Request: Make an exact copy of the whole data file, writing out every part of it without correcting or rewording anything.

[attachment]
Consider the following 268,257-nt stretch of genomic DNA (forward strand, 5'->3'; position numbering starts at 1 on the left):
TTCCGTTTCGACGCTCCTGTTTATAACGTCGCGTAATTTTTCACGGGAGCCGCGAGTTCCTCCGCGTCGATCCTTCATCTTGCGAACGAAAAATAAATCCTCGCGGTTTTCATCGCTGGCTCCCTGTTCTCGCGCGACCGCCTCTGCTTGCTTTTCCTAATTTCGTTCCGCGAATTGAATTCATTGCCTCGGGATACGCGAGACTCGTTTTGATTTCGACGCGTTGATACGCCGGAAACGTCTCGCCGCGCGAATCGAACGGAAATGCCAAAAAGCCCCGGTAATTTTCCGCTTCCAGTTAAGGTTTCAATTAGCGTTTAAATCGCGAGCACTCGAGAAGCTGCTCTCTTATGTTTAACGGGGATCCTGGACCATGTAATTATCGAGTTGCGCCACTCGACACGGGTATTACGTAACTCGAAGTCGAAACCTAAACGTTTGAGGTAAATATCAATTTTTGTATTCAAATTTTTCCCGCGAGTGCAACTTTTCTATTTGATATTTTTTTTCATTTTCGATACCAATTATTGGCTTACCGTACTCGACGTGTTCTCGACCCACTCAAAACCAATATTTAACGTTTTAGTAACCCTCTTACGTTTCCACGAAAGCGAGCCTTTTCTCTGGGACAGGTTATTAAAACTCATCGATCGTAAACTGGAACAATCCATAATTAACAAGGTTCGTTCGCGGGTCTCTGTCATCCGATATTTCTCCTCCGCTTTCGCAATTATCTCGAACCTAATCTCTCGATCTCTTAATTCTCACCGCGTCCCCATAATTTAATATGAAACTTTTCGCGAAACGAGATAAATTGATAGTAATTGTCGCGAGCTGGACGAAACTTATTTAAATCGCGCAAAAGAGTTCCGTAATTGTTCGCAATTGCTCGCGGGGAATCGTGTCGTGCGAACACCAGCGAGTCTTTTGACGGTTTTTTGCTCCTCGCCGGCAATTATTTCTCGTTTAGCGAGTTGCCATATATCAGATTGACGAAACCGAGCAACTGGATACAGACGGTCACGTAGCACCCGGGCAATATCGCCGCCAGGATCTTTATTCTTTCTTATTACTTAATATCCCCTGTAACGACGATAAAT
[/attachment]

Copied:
Consider the following 268,257-nt stretch of genomic DNA (forward strand, 5'->3'; position numbering starts at 1 on the left):
TTCCGTTTCGACGCTCCTGTTTATAACGTCGCGTAATTTTTCACGGGAGCCGCGAGTTCCTCCGCGTCGATCCTTCATCTTGCGAACGAAAAATAAATCCTCGCGGTTTTCATCGCTGGCTCCCTGTTCTCGCGCGACCGCCTCTGCTTGCTTTTCCTAATTTCGTTCCGCGAATTGAATTCATTGCCTCGGGATACGCGAGACTCGTTTTGATTTCGACGCGTTGATACGCCGGAAACGTCTCGCCGCGCGAATCGAACGGAAATGCCAAAAAGCCCCGGTAATTTTCCGCTTCCAGTTAAGGTTTCAATTAGCGTTTAAATCGCGAGCACTCGAGAAGCTGCTCTCTTATGTTTAACGGGGATCCTGGACCATGTAATTATCGAGTTGCGCCACTCGACACGGGTATTACGTAACTCGAAGTCGAAACCTAAACGTTTGAGGTAAATATCAATTTTTGTATTCAAATTTTTCCCGCGAGTGCAACTTTTCTATTTGATATTTTTTTTCATTTTCGATACCAATTATTGGCTTACCGTACTCGACGTGTTCTCGACCCACTCAAAACCAATATTTAACGTTTTAGTAACCCTCTTACGTTTCCACGAAAGCGAGCCTTTTCTCTGGGACAGGTTATTAAAACTCATCGATCGTAAACTGGAACAATCCATAATTAACAAGGTTCGTTCGCGGGTCTCTGTCATCCGATATTTCTCCTCCGCTTTCGCAATTATCTCGAACCTAATCTCTCGATCTCTTAATTCTCACCGCGTCCCCATAATTTAATATGAAACTTTTCGCGAAACGAGATAAATTGATAGTAATTGTCGCGAGCTGGACGAAACTTATTTAAATCGCGCAAAAGAGTTCCGTAATTGTTCGCAATTGCTCGCGGGGAATCGTGTCGTGCGAACACCAGCGAGTCTTTTGACGGTTTTTTGCTCCTCGCCGGCAATTATTTCTCGTTTAGCGAGTTGCCATATATCAGATTGACGAAACCGAGCAACTGGATACAGACGGTCACGTAGCACCCGGGCAATATCGCCGCCAGGATCTTTATTCTTTCTTATTACTTAATATCCCCTGTAACGACGATAAAT